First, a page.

HUGO:

So, Bruno is telling us that when we talk about accessibility, he does not fully understand the concepts how it's being sold nowadays because being, a product being accessible, it should be for everyone and not just for people with disabilities which is most of the time we see companies doing. It's an accessible product. But it's only for people with disabilities and it should be for everyone and right now Bruno is focusing at the Adamastor Studio to bring products that are accessible for everyone, whether they have some kind of disability or whether they don't have any kind of disability because that is how inclusive the product should be.

DEBRA:

So, he is designing for everybody? That is so weird. Really? Okay. I just think it's so important that Bruno be at the table because I agree with what Bruno is saying, we are creating like controllers for people specifically for people with disabilities. I think Bruno is right, I think we need to get a lot smarter. By the way, we appreciate those, we appreciate that they are doing that. We do, we really appreciate it, but we should actually design for humans, and we should design and that is one thing I love about what you are doing at your studio is that you're thinking about it from all the different senses. And once, I don't consider myself a gamer, but I know I'm a gamer and I'm in social media and I think social media is nothing but game. But gaming the social media platforms. But I just think that you know there are so many things about gaming that we could apply to the Metaverse going forward and that is why boy, when we heard about what you were doing. I just got so excited. But I also wanted to ask you sort of a different question and I wanted to talk a little bit about identity, even though Bruno, you've already answered it in some ways. You said that the gaming allowed you to explore who else Bruno could be if you do not have Cerebral Palsy in physical life but what I wonder and worry about is I know that Bruno, when you were talking about in the future you are going to create an avatar of me, I'm like how exciting but I do want to be an older avatar because I'm an older women. So, the digital twin thing, sometimes I worry about will people not be willing to be who they are but instead they are always going to want to be their avatar? I actually know somebody that has some pretty significant mental health issues and she is a major gamer but she doesn't and I love her so much but she does not really participate in what we think is real society very much, she just wants to be in her game, her Princess Warrior and so, but maybe I don't need to worry about that. So that is one question I have?

BRUNO:

[Answers in Portuguese]

HUGO:

Yeah, I can translate to you. BRUNO: [Answers in Portuguese] Yeah okay. So Bruno is telling that we need to think about the target audience because it depends whether you're doing a product for teenagers and younger populations that they are still forming their identity, so most of the times they will want to be people they are still aren't. So, we should let them be free to choose to be whatever they are and portray who they are not in the virtual world. But becoming adults, most people, if they are good with themselves, they will want to be who they are in real life on the virtual life as well, but we should always be free, we should always let them be free to choose whatever they want to be. And accept everyone as they are, and Bruno told us that regarding his own image that the wheelchair in real life gives him a charming personality and a cuteness that most people cannot even achieve. So he is really comfortable with being in a wheelchair and with his image as a whole and that is something that he had to learn throughout the years.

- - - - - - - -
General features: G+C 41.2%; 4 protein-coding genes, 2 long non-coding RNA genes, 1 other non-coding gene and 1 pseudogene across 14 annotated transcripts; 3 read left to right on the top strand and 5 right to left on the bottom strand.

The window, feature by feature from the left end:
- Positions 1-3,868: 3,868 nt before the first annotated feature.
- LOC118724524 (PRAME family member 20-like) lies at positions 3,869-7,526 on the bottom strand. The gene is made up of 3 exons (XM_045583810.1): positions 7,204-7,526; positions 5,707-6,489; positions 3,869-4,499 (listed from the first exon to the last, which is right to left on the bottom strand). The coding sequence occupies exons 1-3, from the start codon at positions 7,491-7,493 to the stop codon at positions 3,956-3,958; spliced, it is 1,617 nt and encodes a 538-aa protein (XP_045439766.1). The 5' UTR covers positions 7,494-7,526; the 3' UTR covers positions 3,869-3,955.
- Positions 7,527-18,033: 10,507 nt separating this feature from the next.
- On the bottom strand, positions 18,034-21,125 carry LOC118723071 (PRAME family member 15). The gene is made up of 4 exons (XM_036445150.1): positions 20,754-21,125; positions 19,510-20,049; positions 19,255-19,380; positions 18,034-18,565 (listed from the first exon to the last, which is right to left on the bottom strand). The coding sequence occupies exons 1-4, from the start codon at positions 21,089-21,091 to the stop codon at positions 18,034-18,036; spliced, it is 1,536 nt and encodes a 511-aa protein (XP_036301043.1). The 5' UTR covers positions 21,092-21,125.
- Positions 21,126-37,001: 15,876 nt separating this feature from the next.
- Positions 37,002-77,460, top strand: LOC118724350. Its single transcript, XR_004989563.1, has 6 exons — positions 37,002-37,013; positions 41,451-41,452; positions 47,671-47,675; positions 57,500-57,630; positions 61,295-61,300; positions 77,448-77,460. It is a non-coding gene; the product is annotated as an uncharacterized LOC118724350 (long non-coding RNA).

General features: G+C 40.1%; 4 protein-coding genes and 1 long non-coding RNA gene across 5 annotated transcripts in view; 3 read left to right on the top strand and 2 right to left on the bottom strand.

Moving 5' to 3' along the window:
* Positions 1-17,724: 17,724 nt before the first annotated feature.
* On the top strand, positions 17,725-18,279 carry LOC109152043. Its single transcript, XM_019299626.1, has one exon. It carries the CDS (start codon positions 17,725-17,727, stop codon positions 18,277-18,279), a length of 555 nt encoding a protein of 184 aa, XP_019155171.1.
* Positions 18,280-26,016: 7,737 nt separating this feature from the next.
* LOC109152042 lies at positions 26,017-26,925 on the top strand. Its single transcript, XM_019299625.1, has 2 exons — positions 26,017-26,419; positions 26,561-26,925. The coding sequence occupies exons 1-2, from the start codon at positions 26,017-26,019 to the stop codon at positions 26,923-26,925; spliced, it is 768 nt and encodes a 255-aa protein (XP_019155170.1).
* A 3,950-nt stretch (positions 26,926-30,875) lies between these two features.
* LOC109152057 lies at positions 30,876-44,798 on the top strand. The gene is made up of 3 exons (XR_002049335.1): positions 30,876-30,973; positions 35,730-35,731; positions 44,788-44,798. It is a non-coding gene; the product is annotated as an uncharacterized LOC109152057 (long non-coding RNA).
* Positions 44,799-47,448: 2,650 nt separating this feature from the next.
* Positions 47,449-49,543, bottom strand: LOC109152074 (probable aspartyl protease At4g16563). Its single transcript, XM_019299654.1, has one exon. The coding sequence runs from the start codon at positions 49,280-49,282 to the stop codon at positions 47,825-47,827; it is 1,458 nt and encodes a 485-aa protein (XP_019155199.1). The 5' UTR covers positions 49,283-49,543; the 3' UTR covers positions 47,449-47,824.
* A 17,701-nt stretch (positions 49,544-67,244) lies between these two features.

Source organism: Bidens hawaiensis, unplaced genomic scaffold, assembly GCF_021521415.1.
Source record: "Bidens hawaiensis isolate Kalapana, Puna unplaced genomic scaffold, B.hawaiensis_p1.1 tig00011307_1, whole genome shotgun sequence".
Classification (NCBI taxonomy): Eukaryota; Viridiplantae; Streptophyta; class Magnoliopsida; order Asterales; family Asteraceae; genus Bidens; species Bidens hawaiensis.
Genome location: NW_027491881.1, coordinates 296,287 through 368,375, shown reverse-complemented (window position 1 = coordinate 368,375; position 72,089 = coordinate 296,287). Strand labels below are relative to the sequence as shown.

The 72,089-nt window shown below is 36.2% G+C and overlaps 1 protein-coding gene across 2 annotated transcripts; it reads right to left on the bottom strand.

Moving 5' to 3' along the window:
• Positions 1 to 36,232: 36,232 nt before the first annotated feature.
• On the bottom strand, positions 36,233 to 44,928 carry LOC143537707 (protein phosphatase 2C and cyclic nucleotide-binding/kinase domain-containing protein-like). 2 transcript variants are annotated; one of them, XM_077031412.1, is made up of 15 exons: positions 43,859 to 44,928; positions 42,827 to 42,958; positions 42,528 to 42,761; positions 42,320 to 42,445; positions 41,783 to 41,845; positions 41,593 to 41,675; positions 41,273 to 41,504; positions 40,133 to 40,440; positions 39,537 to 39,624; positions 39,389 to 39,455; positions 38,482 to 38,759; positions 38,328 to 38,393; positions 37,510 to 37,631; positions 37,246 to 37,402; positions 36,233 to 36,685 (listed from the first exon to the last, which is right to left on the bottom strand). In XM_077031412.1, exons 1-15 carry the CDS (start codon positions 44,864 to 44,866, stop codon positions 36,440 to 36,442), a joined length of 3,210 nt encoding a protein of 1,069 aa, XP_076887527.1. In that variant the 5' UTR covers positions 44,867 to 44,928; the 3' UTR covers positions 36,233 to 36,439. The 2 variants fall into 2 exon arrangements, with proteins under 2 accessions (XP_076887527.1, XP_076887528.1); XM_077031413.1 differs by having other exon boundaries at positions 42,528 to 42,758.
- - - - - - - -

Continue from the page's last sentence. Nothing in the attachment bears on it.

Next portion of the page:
DEBRA:

Well, that is so powerful. And I know that we are almost out of time, but this is probably a question I want to ask of everybody from Portugal today, since we have three people from Portugal. But I am curious how Bruno is accepted as an entrepreneur with a disability running an amazing global company in Portugal and other countries. I know that here in the States, when I learned about Bruno, I can't stop talking about him. I am just so impressed with the way he thinks, and he should be at the top of all these conversations and so, but I was just curious is this something that is accepted and appreciated like we see in some countries?

HUGO:

[Translates for Bruno] BRUNO: [Answers in Portuguese]

DEBRA:

We are thanking you, Hugo. It's hard to translate. It's very exhausting, so we all thank you. We appreciate you.

BRUNO:

[Answers in Portuguese]

HUGO:

Okay. So Bruno is telling us that in the Portuguese reality there is still a long path to go because things are not very easy for people with disability in Portugal. It's not that easy and when Bruno was born, Bruno parents had to open their own association to take care and for treatment for people with Cerebral Palsy because there weren't anything like that when he was born, we were still missing that but Bruno is telling that all the challenges that he has been facing due to living here in Portugal always were beneficial for him because they made him grow as a person but he keeps on feeling that here in Portugal he needs to do more than the others, just to be at the same level as everybody else, so there is still a long way to go and Bruno is trying to change that and to bring that change to Portugal because he is kind of the face of this.